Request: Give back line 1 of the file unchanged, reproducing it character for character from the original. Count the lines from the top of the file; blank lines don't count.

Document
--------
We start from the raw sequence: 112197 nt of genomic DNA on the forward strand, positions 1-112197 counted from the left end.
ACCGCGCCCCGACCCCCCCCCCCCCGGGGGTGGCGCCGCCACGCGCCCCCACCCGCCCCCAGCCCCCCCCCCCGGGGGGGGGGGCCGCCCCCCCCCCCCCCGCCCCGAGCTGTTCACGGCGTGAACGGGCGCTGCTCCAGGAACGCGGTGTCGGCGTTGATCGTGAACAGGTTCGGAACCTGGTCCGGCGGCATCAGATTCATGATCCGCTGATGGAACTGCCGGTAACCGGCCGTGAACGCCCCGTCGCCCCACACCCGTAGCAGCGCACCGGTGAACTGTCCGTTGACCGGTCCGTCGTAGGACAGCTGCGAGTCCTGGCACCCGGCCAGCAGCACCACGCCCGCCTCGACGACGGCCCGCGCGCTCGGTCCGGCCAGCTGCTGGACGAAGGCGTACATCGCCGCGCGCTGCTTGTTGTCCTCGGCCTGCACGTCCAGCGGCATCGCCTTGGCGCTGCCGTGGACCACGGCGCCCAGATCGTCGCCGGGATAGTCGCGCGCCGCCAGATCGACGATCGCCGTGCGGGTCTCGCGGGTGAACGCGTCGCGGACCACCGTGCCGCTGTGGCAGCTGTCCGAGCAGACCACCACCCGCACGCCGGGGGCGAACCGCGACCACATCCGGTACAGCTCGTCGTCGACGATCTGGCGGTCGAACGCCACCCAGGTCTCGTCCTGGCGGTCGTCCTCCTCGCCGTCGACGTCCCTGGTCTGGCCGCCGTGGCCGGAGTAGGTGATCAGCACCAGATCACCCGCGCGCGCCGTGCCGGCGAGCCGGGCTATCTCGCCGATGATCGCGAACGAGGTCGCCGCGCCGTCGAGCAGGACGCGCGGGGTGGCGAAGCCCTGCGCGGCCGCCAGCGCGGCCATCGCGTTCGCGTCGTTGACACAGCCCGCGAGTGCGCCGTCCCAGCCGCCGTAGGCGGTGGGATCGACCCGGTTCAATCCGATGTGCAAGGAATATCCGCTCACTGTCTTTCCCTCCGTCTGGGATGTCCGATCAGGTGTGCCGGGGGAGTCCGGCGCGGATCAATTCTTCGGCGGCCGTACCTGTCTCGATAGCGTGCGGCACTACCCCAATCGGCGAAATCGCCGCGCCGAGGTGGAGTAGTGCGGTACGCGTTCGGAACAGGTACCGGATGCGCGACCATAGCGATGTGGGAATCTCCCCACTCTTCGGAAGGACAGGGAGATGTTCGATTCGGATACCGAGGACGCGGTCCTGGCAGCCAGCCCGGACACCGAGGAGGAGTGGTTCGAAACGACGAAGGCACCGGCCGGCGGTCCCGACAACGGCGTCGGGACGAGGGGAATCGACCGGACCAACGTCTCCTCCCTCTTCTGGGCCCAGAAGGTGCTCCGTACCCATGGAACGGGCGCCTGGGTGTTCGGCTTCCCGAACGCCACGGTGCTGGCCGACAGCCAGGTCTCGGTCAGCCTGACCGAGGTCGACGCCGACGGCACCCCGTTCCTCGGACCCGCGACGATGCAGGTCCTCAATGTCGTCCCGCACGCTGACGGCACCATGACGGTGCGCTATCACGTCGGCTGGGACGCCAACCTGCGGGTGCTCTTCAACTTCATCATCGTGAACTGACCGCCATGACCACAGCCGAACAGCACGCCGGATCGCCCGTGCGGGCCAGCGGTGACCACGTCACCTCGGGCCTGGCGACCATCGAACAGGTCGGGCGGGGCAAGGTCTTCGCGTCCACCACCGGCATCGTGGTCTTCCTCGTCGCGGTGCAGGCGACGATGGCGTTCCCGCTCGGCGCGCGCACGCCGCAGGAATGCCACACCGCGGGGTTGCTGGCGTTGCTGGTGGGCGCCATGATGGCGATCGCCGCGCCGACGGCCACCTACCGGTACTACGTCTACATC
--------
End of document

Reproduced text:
We start from the raw sequence: 112197 nt of genomic DNA on the forward strand, positions 1-112197 counted from the left end.